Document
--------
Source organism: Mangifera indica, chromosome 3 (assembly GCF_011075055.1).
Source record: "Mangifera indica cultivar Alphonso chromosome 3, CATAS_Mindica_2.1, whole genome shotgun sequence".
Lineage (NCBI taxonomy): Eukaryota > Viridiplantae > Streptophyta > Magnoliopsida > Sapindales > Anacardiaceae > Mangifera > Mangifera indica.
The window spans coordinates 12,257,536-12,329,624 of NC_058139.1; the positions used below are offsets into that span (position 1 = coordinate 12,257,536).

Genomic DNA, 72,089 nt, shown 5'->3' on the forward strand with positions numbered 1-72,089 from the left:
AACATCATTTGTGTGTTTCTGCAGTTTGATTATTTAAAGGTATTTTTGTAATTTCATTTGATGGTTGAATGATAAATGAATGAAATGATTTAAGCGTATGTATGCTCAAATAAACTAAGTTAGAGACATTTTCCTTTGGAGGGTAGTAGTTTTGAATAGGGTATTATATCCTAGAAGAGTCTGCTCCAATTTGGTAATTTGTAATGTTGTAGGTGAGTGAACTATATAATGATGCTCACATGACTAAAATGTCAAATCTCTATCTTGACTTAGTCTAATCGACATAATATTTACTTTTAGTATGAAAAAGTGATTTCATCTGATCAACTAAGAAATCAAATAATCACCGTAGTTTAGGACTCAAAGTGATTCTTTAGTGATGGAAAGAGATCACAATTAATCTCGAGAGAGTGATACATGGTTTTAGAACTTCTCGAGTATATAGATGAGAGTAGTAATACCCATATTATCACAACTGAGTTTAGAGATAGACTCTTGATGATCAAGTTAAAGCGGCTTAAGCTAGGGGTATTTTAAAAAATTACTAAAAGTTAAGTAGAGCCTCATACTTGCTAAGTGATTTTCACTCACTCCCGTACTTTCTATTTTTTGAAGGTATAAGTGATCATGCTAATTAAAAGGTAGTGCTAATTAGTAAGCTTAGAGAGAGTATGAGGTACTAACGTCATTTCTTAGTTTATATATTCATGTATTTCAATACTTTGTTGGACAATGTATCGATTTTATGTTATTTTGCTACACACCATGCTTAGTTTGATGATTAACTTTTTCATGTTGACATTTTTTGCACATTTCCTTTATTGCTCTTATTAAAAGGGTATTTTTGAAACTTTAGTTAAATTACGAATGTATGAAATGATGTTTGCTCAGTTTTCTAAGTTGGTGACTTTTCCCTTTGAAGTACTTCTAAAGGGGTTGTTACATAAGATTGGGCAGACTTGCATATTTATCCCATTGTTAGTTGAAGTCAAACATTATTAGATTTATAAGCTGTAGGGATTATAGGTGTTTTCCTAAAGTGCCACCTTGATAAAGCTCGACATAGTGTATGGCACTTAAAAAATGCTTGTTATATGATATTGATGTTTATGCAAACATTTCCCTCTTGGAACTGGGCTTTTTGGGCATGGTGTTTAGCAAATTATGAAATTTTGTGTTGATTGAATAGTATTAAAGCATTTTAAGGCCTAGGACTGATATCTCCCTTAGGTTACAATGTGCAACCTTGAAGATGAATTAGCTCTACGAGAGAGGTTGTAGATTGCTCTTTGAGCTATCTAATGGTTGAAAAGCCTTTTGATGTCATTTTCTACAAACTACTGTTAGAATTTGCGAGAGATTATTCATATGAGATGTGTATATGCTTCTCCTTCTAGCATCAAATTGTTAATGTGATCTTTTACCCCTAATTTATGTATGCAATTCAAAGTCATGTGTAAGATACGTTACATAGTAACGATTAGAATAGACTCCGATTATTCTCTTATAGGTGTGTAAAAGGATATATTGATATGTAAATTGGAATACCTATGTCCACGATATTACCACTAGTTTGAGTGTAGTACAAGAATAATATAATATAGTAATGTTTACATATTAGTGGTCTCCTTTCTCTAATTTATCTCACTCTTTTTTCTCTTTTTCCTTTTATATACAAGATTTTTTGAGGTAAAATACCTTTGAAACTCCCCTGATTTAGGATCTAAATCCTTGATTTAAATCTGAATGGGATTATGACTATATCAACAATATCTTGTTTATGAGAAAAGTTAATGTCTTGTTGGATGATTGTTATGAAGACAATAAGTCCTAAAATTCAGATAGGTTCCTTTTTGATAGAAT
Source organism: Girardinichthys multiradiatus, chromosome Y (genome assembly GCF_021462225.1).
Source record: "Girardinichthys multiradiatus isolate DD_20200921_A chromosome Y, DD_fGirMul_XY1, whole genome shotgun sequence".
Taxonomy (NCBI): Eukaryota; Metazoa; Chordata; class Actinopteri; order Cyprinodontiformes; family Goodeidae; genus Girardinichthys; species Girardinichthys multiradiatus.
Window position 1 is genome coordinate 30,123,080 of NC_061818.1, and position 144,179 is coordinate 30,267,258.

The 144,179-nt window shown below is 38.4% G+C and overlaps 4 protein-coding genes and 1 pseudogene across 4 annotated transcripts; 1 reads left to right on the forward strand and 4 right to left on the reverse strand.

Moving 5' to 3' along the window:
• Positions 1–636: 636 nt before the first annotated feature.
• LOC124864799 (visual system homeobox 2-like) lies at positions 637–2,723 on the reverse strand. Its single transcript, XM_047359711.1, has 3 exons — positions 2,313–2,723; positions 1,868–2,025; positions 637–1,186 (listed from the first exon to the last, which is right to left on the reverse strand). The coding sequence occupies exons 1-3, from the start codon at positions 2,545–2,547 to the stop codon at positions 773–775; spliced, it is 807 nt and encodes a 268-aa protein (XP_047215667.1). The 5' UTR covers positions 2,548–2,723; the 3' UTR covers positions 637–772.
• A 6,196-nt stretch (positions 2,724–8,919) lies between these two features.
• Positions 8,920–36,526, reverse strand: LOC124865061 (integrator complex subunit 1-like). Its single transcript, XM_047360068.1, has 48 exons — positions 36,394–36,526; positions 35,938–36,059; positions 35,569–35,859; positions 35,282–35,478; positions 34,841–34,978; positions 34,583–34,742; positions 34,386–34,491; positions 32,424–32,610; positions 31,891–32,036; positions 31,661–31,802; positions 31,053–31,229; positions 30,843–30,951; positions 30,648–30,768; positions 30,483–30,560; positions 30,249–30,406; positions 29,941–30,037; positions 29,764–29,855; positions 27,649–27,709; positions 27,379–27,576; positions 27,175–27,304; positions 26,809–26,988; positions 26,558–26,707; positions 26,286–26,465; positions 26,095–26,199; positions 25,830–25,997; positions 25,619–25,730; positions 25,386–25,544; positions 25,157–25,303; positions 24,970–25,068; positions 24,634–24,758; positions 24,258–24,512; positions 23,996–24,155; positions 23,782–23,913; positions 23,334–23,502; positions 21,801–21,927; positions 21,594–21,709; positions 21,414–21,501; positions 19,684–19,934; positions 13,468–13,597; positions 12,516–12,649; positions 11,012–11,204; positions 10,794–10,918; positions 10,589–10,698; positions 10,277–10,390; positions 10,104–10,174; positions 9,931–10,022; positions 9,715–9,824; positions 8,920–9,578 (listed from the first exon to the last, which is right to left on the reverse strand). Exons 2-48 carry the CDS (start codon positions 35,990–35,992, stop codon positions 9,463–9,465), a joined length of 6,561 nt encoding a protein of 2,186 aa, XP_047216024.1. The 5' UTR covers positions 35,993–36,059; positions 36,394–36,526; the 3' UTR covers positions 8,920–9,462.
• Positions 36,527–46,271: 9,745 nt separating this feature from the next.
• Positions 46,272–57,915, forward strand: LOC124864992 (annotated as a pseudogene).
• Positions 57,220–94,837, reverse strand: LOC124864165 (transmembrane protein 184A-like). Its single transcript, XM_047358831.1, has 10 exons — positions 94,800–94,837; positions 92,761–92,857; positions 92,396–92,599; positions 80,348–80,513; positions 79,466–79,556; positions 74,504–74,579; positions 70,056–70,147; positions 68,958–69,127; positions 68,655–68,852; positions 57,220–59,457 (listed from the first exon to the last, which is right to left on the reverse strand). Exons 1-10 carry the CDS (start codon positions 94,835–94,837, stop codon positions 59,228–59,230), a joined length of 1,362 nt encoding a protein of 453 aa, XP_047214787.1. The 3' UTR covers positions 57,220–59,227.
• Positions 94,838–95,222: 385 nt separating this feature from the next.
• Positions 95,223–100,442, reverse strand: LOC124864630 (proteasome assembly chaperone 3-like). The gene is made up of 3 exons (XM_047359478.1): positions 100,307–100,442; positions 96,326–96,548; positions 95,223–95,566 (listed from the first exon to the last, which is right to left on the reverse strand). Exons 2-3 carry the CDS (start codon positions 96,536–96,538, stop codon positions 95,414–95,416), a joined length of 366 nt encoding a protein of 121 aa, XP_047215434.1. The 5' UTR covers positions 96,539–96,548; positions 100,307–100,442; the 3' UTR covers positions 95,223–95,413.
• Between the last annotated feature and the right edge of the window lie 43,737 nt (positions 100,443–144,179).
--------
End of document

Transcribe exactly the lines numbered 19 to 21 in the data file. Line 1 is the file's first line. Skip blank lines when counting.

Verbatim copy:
• Positions 57,220–94,837, reverse strand: LOC124864165 (transmembrane protein 184A-like). Its single transcript, XM_047358831.1, has 10 exons — positions 94,800–94,837; positions 92,761–92,857; positions 92,396–92,599; positions 80,348–80,513; positions 79,466–79,556; positions 74,504–74,579; positions 70,056–70,147; positions 68,958–69,127; positions 68,655–68,852; positions 57,220–59,457 (listed from the first exon to the last, which is right to left on the reverse strand). Exons 1-10 carry the CDS (start codon positions 94,835–94,837, stop codon positions 59,228–59,230), a joined length of 1,362 nt encoding a protein of 453 aa, XP_047214787.1. The 3' UTR covers positions 57,220–59,227.
• Positions 94,838–95,222: 385 nt separating this feature from the next.
• Positions 95,223–100,442, reverse strand: LOC124864630 (proteasome assembly chaperone 3-like). The gene is made up of 3 exons (XM_047359478.1): positions 100,307–100,442; positions 96,326–96,548; positions 95,223–95,566 (listed from the first exon to the last, which is right to left on the reverse strand). Exons 2-3 carry the CDS (start codon positions 96,536–96,538, stop codon positions 95,414–95,416), a joined length of 366 nt encoding a protein of 121 aa, XP_047215434.1. The 5' UTR covers positions 96,539–96,548; positions 100,307–100,442; the 3' UTR covers positions 95,223–95,413.